Like the narrator I too am obsessed with literature. I am obsessed with the intimacy and power of literature. I am obsessed with the transference of bits of consciousness from writer to reader. In William Gass’s ghastly literary masterpiece The Tunnel, the demented diarist William Frederick Kohler asks “What is a book but a container of consciousness, a draft of cantos?” A lonely teacher of high school Romanian literature and failed poet bears little resemblance to Gass’s high priest of literary villainy until you dig deeper and the private details of a consciousness transference, the energy of acute awareness traveling through time and space, become beautifully illuminated.


“Is writing to yourself a healthier insanity than talking to yourself” (Gass, William. The Tunnel, pg. 8) Kohler asks. Both narrators write to themselves and for themselves. Kohler is writing an introduction to his historical study Guilt and Innocence in Hitler’s Germany, while the teacher of Romanian literature at School 86 in Bucharest is a failed poet writing in a diary only to himself to catalog his “anomalies.”



I like my desperate gesture of writing here, and the more desperate it is, the more senseless, the more anonymous, the more stuck in the mud of centuries and millennia, of galaxies and metagalaxies it is, the more I like it.” [pg. 380]



When you set out to write about everything, you usually do. That is the beauty and the curse of many big books. Receiving this transference as a reader all comes down to timing in your life and how the prose hits you. He tried to write about everything. Everything wasn’t great. He is being translated so the music of the prose is being played for us. I do not know any Romanian. Not a single word. I don’t know anything about the pacing or the customs of their language system. I am glad there are some people that know these things. I do not. But I do know that it is hard for me to say anything negative about Cărtărescu’s prose, translated for me by Sean Cotter, when he blesses us with sentences touching the divine: Everything in my bedroom is true: the sheet is a sheet, the plaster is plaster, I am an unimportant mammal who has lived for a moment on Earth.” [pg. 66]


For Cărtărescu, literature is not merely an aesthetic distraction or entertainment, but something far more capable and powerful:


A book should demand an answer. If it doesnt—if your gaze ends on its ingenious, inventive, tender, wise, joyful, and wonderful surface instead of pointing you in the direction this book shows—then you have read a literary work and you have missed, once again, the meaning of any human effort: to escape from this world. Novels hold you here, they keep you warm and cozy, they put glittering ribbons on the circus horse. But when, for Gods sake, will you read a real book?” [pg. 210]


The narrator’s insecurities stemming from what he perceives as his own failure as a writer spew directly from the firehose of pressure he places on literature as cosmic and spiritual guide, as maker and interpreter of Meaning, as salvation. His very love for the potentiality of literature to communicate pure energy and connect the reader and the writer in divine communion paralyzes him when it comes to contributing his own private literature to the eternal public scroll. I know something about this.


Specifically, Cărtărescu seeks in literature an answer to the dark question we have been cursed with since the first bite of the apple and our sudden, painful knowledge: the question (fear & curiosity & ignorance & flirtation) of non-being. Like horror beyond horror, the greatest horror, the mother of all our fears: the fear of an eternity in which you no longer exist.” [pg. 108]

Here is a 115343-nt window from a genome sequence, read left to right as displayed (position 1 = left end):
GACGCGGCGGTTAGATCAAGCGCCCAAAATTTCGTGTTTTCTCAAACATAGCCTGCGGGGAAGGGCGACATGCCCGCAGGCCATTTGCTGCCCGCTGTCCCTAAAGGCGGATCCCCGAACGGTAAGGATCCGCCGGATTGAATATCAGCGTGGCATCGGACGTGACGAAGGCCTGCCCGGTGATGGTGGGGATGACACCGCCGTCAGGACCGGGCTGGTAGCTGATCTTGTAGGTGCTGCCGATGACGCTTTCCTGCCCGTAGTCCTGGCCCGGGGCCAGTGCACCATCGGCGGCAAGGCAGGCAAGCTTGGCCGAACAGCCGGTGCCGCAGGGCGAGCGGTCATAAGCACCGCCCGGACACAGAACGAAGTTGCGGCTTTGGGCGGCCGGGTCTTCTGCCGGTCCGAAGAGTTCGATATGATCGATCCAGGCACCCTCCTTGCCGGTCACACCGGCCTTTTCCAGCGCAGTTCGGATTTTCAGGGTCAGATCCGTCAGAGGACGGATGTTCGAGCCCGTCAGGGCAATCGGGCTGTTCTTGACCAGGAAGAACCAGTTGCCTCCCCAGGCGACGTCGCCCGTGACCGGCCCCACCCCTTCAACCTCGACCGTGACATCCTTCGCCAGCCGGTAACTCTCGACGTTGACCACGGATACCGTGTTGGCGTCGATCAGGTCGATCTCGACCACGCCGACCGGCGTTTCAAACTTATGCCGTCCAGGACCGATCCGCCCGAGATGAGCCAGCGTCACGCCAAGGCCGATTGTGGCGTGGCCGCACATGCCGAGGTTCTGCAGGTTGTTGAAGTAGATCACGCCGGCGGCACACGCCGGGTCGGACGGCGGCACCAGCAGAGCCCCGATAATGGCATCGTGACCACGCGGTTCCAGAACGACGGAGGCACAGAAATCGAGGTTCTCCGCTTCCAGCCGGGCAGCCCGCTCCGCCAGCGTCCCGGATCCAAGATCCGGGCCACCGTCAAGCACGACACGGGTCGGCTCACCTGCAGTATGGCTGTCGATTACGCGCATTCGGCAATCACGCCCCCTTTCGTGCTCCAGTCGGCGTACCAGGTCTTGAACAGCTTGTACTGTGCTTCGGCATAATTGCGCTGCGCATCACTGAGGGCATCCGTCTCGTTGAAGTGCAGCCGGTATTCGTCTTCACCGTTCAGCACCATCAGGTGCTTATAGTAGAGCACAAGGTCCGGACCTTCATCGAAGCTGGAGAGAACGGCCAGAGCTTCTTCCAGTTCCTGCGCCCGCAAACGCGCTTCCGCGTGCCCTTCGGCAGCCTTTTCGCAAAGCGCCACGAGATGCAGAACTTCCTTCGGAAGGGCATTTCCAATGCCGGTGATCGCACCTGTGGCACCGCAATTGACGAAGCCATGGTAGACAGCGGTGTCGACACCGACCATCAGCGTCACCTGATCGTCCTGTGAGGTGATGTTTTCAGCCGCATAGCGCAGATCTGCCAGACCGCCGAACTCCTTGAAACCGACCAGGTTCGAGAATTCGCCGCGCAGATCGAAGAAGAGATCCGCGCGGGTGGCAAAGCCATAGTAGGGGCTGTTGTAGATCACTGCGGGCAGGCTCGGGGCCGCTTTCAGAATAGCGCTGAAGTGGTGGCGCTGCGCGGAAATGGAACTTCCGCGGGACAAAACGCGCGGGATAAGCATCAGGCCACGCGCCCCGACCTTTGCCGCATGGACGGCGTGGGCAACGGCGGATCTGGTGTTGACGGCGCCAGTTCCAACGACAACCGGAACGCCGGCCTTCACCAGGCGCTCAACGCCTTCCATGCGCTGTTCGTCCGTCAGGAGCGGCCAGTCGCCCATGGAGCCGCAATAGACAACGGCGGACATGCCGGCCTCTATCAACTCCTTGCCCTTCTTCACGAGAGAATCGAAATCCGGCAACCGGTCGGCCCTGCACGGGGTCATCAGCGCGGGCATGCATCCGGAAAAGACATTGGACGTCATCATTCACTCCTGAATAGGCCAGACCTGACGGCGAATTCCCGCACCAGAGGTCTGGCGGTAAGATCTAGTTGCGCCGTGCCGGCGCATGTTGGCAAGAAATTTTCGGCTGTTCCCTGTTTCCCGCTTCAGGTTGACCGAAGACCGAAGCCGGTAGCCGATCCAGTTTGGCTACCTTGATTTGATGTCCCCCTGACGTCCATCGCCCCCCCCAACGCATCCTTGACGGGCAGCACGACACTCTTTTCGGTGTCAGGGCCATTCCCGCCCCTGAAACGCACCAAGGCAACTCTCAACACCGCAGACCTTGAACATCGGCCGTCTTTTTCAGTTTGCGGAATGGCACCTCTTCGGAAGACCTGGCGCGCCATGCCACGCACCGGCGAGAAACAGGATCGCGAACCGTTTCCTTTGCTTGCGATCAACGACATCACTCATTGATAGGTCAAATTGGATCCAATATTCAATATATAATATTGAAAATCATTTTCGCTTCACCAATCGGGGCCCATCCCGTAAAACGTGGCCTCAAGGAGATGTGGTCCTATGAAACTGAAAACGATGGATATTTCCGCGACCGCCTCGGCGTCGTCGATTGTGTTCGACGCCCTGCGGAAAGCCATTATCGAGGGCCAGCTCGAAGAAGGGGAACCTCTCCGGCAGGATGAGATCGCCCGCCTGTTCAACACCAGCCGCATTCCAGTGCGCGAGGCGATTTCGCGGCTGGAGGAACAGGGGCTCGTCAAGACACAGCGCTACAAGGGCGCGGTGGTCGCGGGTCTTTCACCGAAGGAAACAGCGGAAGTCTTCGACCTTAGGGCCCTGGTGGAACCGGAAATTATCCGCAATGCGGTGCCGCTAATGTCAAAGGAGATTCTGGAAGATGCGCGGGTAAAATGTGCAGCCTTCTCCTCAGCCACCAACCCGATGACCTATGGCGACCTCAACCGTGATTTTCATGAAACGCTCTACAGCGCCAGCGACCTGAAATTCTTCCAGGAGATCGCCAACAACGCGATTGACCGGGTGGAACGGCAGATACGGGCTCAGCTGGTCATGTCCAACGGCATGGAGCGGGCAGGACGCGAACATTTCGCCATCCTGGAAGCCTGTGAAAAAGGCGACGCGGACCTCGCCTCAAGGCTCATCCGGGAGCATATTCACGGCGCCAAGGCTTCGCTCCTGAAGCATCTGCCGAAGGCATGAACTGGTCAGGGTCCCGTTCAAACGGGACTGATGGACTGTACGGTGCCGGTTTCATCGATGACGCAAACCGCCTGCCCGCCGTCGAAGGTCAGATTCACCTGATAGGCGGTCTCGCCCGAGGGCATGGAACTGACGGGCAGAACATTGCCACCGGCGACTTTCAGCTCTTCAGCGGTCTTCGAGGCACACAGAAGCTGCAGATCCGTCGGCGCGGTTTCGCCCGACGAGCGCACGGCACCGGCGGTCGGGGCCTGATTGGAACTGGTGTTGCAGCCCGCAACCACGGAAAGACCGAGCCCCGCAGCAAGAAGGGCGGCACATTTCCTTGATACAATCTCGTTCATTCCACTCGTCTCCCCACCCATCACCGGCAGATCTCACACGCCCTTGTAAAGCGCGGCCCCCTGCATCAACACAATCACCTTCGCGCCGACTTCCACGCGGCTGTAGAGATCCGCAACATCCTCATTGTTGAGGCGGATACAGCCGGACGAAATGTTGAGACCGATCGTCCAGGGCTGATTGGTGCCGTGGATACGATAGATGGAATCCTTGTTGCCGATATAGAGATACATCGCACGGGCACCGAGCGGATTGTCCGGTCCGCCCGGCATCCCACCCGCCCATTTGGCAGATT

I have struggled with this, as I know many have, my entire life. Recently, I came to something of a an understanding with myself and it goes like this: In 1882, Friedrich Nietzsche, in his essay collection The Joyful Pursuit of Knowledge and Understanding, declared “God is dead,” and modernity was birthed from the canal of The Enlightenment. With all this science, and with all this knowledge, how would our moral structures and societal bonds react under the pressure of this existential realization? We could no longer rely on God to organize or explain. Science and Reason were now our masters.


To this day, 140 years later, many lost souls are still stuck sucking for any air in these dark waters. They miss the findings of another brilliant thinker, who, using the same tools of Science and Reason that had murdered our God, proved His existence and unlocked the mystery by proclaiming the necessity of the mystery to the creation and continued sustenance of our physical world.


In 1931, Kurt Gödel published his Incompleteness Theorems, discovering the limitations of science and mathematics to explain our world, and, specifically, to explain themselves. He found there was always going to be a paradox present, a mystery, and that the tools we use to explain the functioning of the world were unable to explain themselves. We could no longer count on mathematics, reason, science, and logic to complete our understanding of the world.


The paradox was found in set theory, in what may sound like logical wordplay games. A set could not contain all sets because it cannot contain (or be consistent with) itself. Gödel found that not only was a paradox present, but a paradox must be present. It serves some critical function in the structure of our universe.


I believe it is in this paradox, within this mystery, where God exists.


Whether my belief is correct or not is, of course, irrelevant. It is a belief, like any other. It helps me during the dark nights of the soul; it soothes me when I look into my children’s eyes and see pain or confusion; it steels me when I face the harder, coarser roads in life. I believe God is the paradox which completes our function. I know that Gödel found a lacking in science to resolve our questions of non-being. I believe, like Cărtărescu, that these questions belong not to the Sciences, but to literature and the Arts. Humanities, we called them.



“…I knew better than anyone that delirium is not the detritus of reality but a part of reality itself, sometimes the most precious part.” [pg. 63]



In Solenoid, in my own private reading, I found a strange fortuity. I followed its thread. I tried to read carefully, for the signs. Irina, the physics teacher at the Bucharest high school and the narrator’s lover, asks him: “What would you do if you could save one thing only from a burning building, and you had to choose between a famous painting and a newborn child?”